Europlanet Science Congress 2020
Virtual meeting
21 September – 9 October 2020
Europlanet Science Congress 2020
Virtual meeting
21 September – 9 October 2020

Oral presentations and abstracts


Our knowledge of the physical and dynamical properties of the small body populations in the solar system is constantly improving, thanks to new Earth- and space-based observations, space missions as well as theoretical advances, and the appearance of the first interstellar objects. The goal of this session is to highlight recent results that are providing fundamental clues about the early stages of the solar and extrasolar systems.

Conveners: Maria Teresa Capria, Alan Fitzsimmons, Aurelie Guilbert-Lepoutre

Session assets

Session summary

Pablo Lemos

In some of the images taken by OSIRIS, pieces of debris can be seen as bright tracks instead of points sources as result of the combination of movements of both particles and spacecraft. The properties of those tracks, such as orientation, length and total brightness, depend on various comets parameters, including the activity on the nucleus surface, capable of lifting and accelerating the particles, and the characteristics of dust grains, as grain sizes, spatial distribution, velocity, density and sensitivity to radiation pressure. Previous works have focused on retrieving some of these grain properties from the mentioned images, but since the images show the 2D projection of the 3D dust motion, they rely on different methods to obtain the distance between the camera and the debris.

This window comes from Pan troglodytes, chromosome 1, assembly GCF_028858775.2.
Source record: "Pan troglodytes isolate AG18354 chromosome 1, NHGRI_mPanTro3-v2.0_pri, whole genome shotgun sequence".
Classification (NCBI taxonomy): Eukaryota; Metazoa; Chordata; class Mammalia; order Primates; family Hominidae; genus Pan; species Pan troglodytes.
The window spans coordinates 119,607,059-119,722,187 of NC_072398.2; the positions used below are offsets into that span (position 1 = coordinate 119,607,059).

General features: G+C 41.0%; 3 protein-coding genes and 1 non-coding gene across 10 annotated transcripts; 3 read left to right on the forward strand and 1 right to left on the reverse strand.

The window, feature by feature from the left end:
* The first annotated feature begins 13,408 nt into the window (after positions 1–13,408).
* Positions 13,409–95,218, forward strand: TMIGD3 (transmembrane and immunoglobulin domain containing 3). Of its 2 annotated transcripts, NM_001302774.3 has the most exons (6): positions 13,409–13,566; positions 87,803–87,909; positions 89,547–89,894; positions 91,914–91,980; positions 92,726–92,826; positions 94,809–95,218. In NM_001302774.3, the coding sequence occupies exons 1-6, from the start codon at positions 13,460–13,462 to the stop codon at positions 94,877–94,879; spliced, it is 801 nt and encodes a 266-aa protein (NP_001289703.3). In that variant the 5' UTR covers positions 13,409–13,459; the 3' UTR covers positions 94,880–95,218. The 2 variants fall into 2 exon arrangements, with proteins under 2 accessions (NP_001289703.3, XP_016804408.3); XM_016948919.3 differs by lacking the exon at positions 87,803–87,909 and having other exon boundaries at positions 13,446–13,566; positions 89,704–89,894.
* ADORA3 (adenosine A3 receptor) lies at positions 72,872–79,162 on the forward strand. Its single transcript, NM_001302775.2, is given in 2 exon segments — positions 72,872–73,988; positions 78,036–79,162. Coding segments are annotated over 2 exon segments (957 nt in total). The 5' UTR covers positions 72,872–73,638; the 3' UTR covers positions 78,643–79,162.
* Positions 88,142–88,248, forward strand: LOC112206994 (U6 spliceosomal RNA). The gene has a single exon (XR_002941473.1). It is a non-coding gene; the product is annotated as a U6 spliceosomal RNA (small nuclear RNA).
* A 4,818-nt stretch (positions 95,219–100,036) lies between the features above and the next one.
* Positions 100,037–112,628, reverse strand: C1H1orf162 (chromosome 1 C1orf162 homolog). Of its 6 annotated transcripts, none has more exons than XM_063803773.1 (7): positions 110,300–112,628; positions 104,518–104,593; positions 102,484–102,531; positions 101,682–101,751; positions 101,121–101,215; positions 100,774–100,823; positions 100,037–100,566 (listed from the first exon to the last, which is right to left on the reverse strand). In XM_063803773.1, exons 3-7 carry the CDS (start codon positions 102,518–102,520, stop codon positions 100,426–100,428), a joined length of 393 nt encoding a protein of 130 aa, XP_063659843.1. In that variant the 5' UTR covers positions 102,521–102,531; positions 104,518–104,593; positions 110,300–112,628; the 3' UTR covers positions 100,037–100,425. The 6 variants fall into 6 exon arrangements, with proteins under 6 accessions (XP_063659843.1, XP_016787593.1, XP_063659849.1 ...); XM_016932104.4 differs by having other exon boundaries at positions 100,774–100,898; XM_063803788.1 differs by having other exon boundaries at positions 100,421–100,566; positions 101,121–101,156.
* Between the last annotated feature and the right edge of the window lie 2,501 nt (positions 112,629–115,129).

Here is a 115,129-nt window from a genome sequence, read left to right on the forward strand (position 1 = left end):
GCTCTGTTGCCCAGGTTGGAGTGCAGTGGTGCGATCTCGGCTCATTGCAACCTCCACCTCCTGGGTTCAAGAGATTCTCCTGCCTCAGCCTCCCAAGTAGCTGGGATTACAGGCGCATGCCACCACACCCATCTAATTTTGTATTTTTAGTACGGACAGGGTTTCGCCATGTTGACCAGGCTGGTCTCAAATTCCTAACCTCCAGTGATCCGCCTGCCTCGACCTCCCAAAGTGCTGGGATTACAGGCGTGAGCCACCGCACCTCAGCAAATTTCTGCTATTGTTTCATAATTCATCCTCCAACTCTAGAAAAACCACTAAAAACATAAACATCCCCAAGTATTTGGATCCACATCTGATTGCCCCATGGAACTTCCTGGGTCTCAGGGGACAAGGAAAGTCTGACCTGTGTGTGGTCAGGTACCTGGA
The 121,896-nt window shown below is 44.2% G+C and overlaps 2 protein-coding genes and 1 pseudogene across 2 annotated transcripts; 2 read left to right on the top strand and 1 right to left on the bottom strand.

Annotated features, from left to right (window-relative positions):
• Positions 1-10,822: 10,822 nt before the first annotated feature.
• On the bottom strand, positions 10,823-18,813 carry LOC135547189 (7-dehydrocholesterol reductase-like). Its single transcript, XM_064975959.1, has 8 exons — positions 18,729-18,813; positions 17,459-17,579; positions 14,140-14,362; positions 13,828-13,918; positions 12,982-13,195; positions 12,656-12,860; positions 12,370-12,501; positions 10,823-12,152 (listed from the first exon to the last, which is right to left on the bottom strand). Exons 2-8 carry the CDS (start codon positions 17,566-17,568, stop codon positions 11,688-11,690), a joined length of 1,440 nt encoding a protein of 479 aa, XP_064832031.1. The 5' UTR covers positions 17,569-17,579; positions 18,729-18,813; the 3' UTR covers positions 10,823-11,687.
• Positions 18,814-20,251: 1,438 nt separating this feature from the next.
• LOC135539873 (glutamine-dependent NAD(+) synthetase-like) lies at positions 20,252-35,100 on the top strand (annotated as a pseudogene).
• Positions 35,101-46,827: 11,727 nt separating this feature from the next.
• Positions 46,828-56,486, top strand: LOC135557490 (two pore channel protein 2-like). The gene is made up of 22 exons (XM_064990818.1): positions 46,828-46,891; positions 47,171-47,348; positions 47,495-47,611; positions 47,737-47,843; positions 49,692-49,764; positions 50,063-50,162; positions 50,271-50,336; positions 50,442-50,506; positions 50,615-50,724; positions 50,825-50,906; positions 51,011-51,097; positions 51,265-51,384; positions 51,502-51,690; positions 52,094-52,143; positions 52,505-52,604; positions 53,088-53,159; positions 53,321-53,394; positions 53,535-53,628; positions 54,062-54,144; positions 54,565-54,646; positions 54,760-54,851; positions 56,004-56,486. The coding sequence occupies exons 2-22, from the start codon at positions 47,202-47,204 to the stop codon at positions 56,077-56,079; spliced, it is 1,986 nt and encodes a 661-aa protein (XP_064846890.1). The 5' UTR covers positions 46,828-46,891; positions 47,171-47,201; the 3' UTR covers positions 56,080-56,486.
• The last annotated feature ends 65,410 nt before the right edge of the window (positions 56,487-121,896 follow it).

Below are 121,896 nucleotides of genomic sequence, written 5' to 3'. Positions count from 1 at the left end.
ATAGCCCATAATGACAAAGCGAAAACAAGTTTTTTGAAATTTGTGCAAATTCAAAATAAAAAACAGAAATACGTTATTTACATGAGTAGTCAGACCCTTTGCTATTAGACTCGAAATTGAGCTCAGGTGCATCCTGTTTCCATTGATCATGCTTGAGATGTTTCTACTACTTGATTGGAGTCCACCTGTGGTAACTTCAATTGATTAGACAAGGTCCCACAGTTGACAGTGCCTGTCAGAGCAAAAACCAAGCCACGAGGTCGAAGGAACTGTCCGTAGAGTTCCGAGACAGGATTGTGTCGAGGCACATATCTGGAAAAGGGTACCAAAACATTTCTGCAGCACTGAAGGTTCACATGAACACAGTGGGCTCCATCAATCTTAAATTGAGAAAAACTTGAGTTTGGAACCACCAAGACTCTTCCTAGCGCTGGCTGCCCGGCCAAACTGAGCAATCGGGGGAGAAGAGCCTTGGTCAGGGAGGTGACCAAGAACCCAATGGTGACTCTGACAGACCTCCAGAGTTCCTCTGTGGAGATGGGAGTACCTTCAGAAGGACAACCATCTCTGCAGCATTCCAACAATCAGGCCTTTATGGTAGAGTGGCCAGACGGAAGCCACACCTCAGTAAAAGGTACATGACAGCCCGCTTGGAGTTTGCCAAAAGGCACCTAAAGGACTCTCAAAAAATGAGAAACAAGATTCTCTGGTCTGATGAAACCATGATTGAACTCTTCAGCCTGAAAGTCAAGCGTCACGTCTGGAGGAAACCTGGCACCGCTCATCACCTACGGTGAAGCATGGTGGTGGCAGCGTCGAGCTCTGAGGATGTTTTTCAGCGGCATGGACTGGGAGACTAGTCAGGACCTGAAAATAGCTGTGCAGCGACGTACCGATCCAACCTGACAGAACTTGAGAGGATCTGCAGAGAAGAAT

In this work, a new method to bypass this distance determination requirement is proposed. The main steps involved are (i) analyze a large set of images containing tracks generated by moving dust grains, and obtain distribution for selected track parameters (orientation, length, total brightness, etc.) using an algorithm based on the Hough transform method; (ii) compare these results with the ones obtained from artificial images, generated by modeling the three dimensional motion of the debris in the gas flow field of the comet, under the influence of gravity, radiation pressure and gaseous drag; (iii) iterate this process in order to refine the parameters characterizing the physical properties of the dust emission used by the model.

How to cite: Lemos, P.: Statistical analysis of dust grain tracks in Rosetta/OSIRIS images, Europlanet Science Congress 2020, online, 21 Sep–9 Oct 2020, EPSC2020-38,, 2020.

Megan Schwamb, Michele Bannister, Michael Marsset, Wesley Fraser, Rosemary Pike, Colin Snodgrass, JohnJ Kavelaars, Susan Benecchi, Matthew Lehner, Nuno Peixinho, and Alan Fitzimmons